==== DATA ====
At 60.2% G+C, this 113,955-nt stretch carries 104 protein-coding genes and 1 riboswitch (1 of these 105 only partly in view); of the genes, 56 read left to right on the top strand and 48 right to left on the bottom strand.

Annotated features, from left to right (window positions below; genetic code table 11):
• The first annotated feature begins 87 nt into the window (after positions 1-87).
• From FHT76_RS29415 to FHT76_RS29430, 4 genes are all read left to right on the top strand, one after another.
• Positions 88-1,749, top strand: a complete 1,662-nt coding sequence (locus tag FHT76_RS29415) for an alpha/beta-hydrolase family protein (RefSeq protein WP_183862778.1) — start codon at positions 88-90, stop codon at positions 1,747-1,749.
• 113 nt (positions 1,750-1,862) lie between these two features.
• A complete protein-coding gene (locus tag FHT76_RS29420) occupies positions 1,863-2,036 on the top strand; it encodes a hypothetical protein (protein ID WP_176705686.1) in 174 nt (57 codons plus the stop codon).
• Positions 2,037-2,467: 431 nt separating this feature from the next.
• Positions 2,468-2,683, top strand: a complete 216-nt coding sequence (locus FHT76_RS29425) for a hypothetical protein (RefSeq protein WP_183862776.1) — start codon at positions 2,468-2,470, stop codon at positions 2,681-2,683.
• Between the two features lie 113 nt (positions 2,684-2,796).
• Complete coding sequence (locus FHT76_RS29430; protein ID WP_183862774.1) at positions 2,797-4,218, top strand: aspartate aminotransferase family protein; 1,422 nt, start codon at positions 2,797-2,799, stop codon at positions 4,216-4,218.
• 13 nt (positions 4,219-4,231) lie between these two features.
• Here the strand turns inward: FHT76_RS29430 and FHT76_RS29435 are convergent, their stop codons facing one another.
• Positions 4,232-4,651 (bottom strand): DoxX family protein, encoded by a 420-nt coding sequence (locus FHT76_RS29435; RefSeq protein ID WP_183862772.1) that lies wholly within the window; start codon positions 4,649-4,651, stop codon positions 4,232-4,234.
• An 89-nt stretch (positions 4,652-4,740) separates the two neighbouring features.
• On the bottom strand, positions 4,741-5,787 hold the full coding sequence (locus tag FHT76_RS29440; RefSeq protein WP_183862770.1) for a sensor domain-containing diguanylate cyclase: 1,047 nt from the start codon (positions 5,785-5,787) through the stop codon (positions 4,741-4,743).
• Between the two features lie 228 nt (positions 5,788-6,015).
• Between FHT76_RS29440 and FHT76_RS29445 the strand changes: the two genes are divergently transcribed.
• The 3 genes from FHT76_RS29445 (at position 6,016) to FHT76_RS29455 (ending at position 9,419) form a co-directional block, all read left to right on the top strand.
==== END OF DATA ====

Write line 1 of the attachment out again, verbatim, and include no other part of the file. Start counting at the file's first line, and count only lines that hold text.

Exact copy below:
At 60.2% G+C, this 113,955-nt stretch carries 104 protein-coding genes and 1 riboswitch (1 of these 105 only partly in view); of the genes, 56 read left to right on the top strand and 48 right to left on the bottom strand.